Lunar Women is a second intervention in the medical archive of photographs of female patients at the Salpêtrière Hospital in Paris taken in the second half of the 19th century. The Hospital, famous at the time for its study on hysteria in women under doctor Charcot, had its own photographic studio where ‘incurable women’ were repeatedly photographed in specific poses and subsequently exposed to seeing and re-enacting aspects of the produced visual material.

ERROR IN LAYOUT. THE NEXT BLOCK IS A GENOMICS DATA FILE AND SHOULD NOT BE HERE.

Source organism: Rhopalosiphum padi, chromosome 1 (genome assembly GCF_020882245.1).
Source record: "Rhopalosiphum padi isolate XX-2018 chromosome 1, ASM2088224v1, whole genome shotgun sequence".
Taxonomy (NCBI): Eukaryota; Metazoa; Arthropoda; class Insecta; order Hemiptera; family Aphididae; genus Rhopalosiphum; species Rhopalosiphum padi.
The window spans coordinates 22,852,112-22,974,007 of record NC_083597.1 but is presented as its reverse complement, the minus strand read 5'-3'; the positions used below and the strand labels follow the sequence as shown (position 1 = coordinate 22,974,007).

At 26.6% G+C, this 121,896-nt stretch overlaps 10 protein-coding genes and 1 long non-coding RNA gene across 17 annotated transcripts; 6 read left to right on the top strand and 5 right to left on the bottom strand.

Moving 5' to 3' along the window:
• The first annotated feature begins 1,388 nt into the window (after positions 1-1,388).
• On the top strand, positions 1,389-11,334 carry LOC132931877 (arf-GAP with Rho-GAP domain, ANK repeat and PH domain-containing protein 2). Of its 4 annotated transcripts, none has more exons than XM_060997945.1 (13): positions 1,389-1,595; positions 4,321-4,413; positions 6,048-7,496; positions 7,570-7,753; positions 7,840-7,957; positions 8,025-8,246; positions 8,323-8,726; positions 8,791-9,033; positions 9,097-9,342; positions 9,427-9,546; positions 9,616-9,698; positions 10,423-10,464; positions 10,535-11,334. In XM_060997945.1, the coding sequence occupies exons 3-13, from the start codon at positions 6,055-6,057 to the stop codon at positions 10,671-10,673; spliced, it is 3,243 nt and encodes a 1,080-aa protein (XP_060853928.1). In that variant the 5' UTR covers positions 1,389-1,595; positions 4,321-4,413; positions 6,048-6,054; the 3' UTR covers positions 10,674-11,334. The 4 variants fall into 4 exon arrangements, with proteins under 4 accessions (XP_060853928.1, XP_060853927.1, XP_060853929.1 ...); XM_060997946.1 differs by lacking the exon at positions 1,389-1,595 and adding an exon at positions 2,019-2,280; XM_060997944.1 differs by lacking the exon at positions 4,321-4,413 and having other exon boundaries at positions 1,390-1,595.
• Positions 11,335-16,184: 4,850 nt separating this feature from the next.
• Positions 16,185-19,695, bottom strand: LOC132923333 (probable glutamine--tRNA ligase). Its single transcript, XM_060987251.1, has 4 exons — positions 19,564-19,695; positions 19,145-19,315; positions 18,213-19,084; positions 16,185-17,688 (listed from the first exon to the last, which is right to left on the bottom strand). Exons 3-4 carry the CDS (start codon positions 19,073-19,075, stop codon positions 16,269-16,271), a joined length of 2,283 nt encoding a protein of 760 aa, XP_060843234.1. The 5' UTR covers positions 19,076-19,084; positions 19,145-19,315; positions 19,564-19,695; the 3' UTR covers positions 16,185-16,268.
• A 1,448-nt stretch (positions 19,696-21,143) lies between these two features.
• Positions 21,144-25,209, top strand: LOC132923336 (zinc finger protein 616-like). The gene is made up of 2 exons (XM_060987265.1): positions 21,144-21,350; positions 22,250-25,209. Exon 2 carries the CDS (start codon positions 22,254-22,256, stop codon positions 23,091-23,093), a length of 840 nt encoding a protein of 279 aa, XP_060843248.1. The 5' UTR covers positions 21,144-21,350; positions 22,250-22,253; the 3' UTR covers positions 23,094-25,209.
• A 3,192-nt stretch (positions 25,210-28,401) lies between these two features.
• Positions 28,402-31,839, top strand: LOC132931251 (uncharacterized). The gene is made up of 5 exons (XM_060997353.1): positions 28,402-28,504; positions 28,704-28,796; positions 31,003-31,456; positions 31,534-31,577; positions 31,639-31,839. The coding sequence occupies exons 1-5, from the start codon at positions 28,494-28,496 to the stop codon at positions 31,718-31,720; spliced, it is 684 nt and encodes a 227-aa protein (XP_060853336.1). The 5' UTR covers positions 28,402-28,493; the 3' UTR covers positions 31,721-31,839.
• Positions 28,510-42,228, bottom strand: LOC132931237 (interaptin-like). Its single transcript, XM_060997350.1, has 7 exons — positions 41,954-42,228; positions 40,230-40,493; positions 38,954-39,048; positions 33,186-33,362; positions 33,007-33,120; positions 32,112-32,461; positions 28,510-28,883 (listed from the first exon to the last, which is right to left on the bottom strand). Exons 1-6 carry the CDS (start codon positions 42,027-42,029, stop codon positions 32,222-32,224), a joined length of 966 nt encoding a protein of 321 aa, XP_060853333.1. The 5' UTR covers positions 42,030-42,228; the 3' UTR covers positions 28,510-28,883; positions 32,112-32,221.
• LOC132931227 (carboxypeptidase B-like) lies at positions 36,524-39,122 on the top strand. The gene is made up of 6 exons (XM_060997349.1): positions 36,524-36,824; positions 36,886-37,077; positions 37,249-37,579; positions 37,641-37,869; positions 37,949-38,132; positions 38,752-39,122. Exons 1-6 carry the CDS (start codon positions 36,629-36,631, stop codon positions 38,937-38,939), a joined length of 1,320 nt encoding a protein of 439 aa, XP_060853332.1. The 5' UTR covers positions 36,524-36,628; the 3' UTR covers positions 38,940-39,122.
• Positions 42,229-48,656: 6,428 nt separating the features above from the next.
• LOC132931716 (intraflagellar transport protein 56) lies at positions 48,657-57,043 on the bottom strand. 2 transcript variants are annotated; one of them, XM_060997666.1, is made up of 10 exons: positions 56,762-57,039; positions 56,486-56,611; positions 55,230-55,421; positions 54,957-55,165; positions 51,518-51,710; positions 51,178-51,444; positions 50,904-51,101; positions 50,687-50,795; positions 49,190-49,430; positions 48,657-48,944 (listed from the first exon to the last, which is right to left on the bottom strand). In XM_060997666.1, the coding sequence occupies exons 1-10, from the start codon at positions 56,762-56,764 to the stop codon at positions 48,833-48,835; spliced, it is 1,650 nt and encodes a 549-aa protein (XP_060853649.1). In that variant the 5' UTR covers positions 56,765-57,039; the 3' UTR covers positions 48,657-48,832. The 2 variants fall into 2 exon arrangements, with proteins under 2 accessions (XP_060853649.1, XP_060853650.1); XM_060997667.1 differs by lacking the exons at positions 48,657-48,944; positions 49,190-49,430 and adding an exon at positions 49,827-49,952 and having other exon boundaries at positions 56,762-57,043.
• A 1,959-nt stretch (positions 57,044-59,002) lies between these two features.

In the archival photographs women are captured in dramatic poses – their bodies are twisted, in convulsions or contortions. Given how static their convulsing bodies look in these images and how long it took to expose a photograph at the time it’s clear that the medics must have aided themselves with the use of constraint, props and drugs in the Hospital’s photographic studio.
In Lunar Women the process of erasing the male gaze goes further. The cut out bodies of female patients from the archival images are placed on chemigrams made on expired photographic paper, creating unpredictable and unconstrained environment which makes the final performative act of walking out of the medical photographic studio possible.